In every draft, many players lack ideal height for their position. Many undersized prospects lack the talent to compensate, but these nine mighty mites should make an impact in the NFL:

1. Brandon Graham, DE/OLB, Michigan. Graham (6-1 3/8, 268) was a super productive college end, and he should have an impact as an NFL end in a 4-3 scheme or outside linebacker in a 3-4 system. He has long arms, good strength and great technique and hand usage to defeat offensive tackles. He is surprisingly strong at the point of attack, too. He’s the rare undersized player whose draft stock isn’t impacted by his size. Projection: Top 20.

Dexter McCluster won't be an every-down back, but his versatility and athleticism should make him an asset in the NFL.
Dexter McCluster won’t be an every-down back, but his versatility and athleticism should make him an asset in the NFL.

2. Geno Atkins, DT, Georgia. Atkins (6-1 3/8, 293) is quick and explosive and shows the snap anticipation to split gaps and blow up plays in the backfield. He consistently beats one-on-one pass blocks with quick hands and explosive burst to the quarterback. On outside runs, shows the acceleration and elite speed to chase down ballcarriers. He also is shockingly effective at the point of attack. He won’t fit in some schemes but has the instincts and athleticism to be a highly productive one-gap defensive tackle. Projection: Second round.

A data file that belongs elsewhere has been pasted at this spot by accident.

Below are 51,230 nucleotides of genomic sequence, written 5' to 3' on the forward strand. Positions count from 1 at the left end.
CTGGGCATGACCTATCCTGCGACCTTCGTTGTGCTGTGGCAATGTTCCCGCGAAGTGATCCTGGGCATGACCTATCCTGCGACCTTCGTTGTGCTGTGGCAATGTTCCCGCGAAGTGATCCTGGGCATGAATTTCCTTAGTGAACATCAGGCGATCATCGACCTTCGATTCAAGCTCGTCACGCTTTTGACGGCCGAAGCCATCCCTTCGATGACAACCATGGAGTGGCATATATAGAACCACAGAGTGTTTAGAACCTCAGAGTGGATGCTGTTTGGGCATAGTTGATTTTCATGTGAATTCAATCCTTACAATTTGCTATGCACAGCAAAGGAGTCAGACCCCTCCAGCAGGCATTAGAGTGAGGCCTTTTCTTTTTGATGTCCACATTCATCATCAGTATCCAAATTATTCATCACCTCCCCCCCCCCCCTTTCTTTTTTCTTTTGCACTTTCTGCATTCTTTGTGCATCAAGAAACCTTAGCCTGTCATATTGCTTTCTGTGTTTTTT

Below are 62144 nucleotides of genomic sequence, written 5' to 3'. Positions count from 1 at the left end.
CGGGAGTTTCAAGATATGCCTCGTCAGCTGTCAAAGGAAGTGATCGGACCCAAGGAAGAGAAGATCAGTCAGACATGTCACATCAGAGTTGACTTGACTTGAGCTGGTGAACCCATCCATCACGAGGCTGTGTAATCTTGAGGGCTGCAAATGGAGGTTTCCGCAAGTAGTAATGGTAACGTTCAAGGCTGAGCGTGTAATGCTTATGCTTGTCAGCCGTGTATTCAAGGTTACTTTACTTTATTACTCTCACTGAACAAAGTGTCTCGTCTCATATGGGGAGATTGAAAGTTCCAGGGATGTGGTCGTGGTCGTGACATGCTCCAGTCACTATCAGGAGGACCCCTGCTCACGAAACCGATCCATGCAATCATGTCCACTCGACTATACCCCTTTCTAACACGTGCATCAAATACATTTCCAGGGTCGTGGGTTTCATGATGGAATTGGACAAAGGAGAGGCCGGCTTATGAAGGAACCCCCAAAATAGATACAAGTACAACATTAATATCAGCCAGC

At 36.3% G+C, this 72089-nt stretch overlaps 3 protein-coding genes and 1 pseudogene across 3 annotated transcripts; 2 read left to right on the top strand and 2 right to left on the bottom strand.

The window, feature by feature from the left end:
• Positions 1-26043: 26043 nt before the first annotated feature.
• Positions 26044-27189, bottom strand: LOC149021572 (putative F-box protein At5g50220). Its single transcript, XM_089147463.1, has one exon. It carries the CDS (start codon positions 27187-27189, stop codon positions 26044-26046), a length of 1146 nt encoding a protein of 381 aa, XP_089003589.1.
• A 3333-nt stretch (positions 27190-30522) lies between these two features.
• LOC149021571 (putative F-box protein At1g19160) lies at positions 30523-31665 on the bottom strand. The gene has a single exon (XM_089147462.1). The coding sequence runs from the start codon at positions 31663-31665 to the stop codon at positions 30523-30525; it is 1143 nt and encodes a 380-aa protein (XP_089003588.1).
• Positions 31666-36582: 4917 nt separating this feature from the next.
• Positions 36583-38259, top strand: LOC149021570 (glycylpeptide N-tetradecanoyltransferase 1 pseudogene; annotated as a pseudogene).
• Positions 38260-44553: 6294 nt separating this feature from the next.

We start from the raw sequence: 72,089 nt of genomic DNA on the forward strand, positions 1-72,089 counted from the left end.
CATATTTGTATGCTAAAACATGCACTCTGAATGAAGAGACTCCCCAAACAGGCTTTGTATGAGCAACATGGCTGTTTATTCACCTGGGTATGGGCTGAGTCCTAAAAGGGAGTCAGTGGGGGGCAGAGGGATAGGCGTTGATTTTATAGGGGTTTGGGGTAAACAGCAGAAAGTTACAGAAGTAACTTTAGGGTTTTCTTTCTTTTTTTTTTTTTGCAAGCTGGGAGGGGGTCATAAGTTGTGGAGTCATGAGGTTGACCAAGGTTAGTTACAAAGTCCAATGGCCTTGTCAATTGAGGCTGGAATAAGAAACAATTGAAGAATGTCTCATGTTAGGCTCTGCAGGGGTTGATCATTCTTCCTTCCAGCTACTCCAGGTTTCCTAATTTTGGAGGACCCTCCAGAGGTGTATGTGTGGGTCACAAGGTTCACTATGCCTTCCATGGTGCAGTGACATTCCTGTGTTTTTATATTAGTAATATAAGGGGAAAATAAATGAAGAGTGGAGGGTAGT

3. Dexter McCluster, RB/WR, Ole Miss. McCluster (5-8 3/4, 172) is well built and has the elite athleticism to make a big play on every touch. He won’t be a 20-carry back but should make an impact with 12-15 touches per game as a third-down back, slot receiver and return man. McCluster also shows the character and intangibles NFL coaches covet. He should have a similar impact as the Chargers’ Darren Sproles. Projection: Second or third round.

4. Eric Norwood, OLB/ILB, South Carolina. Norwood (6-0 7/8, 245) primarily played end in college but has experience at inside and outside linebacker. He produced at a first-round level at South Carolina but lacks the elite speed to be a pass-rush threat as an NFL undersized end, a la the Colts’ Dwight Freeney. Norwood does have good instincts and delivers hard hits all over the field. He fits best as a linebacker in a 3-4 scheme because of his versatility, competitiveness and instincts. Projection: Third round.